Famed Buddhist monk Bhante Wimala held 45 people in rapt attention Saturday at the Center for Spiritual Living as he explained principles of karma at work in everyone’s inner life every day.
“When you really understand karma, you can master your life and pull yourself out of pain,” said Bhante, a title meaning “Father” in the Theravada Buddhist tradition.
Since 1994, he has been chief monk of the United States, a responsibility bestowed by a council of monks in his native Sri Lanka.
The karmic cycles going round and round a person’s mind ” whether positive or negative ” shape the quality of his or her experience, said Bhante. Karmic cycles even transcend samsara, a term for the cycle of birth and death.
“Action and consequences, together, we call karma,” he explained. “You dislike somebody and you think an angry thought. The minute it rises, it has an effect. When you think negative thoughts, you are in pain.”
This cause and effect always occurs, he said. It doesn’t matter if a particular anger is justified; the anger still causes pain. Similarly, it doesn’t matter if a sadness is a natural reaction to a life event; the sadness still causes pain.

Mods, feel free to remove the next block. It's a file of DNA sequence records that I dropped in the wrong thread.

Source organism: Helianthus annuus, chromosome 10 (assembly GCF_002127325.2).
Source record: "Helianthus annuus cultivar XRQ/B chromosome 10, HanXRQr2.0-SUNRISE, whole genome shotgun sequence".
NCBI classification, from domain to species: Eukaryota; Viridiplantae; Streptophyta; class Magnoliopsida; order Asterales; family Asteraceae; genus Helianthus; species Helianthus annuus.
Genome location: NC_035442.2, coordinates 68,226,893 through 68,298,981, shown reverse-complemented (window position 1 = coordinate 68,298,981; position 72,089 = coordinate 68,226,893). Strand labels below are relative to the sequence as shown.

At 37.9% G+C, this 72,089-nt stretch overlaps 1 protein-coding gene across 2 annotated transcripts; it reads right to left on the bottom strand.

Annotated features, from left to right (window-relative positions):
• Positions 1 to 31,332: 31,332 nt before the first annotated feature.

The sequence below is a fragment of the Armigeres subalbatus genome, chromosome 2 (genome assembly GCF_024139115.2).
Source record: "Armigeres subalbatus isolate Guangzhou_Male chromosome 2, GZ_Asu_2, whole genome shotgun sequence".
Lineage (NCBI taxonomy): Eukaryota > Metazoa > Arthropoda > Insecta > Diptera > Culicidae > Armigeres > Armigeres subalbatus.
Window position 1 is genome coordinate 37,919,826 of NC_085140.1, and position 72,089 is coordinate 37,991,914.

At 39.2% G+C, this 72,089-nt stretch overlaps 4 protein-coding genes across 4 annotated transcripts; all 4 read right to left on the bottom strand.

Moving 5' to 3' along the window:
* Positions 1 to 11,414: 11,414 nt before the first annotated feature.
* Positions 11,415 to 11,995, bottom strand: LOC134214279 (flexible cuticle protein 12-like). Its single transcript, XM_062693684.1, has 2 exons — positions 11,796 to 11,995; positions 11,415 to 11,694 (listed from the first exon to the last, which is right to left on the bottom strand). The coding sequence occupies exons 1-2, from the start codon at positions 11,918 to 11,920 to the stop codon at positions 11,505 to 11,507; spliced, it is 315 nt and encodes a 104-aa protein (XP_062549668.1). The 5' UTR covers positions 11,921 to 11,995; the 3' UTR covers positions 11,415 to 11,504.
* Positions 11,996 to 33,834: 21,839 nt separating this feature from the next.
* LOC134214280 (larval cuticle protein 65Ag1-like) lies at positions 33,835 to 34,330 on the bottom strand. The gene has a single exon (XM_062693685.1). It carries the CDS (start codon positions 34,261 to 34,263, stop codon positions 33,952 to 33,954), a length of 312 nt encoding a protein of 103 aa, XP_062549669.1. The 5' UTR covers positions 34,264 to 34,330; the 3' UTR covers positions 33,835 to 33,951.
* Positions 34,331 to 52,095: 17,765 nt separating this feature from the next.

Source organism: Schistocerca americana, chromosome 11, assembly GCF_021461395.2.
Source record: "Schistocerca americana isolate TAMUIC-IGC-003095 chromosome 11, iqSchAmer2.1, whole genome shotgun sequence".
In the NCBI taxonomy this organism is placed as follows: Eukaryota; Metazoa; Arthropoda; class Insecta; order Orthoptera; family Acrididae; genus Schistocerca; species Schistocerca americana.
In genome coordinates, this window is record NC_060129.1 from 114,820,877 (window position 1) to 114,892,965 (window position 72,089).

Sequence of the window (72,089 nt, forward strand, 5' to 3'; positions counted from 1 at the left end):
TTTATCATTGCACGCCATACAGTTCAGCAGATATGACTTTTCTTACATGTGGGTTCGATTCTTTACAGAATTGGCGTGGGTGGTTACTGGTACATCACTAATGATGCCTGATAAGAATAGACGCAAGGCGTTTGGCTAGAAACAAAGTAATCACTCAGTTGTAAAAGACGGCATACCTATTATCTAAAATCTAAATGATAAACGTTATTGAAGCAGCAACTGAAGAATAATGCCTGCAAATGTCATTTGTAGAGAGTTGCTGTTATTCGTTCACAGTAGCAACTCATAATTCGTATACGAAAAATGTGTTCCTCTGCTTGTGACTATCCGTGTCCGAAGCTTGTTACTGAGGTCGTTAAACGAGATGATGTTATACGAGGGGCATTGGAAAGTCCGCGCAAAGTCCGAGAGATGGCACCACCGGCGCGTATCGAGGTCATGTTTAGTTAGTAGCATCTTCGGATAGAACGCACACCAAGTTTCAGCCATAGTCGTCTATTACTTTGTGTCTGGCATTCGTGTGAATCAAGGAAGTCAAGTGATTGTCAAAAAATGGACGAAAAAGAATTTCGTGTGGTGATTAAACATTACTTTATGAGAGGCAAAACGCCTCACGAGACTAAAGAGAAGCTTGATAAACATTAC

“Pain is very dangerous,” Bhante said, “because it is a distortion of perspective. The nature of the mind is such that the more intense the negativity, the easier it is to repeat it. When negative behavior is repeated, you become a negative personality.”
And negative personalities, he added, tend toward depression, violence and negative relationships for a simple reason.
“You attract what you radiate,” he said.
The way out is to understand the karmic cycle ” or awaken to it ” and cultivate positive thoughts, which are filled with clarity.
“Say you were abused,” Bhante said. “If you stand tall, stay patient and face that abuse with clarity, you will not suffer.” An audible gasp was heard throughout the room as Bhante continued.
“That person is abusing you because of their own pain, but you are suffering because of your own reaction,” he added. “How long you suffer depends on how much negativity you generate.”
Respond with 10 percent negativity? Bhante said. Then suffer 10 percent.
The flow of teachings rolled for hours, with questions punctuating the talk: Isn’t anger all right if it helps a person stand up for peace? What about collective karma, when whole groups seem to hate each other?
Bhante, whose Triple Gem Society reconstructs villages in many dangerous, war-torn areas of the globe, re-focused the questioners to their individual states.
“If you are standing for peace,” he said, “find yourself some peace first. You cannot change the world positively if you are living in a pool of negativity.”
Participant Joan Lloyd of Mendham hears Bhante speak whenever she can.
“It’s very peaceful and soothing to be in his presence,” she said, adding that hearing him always is an emotionally moving experience.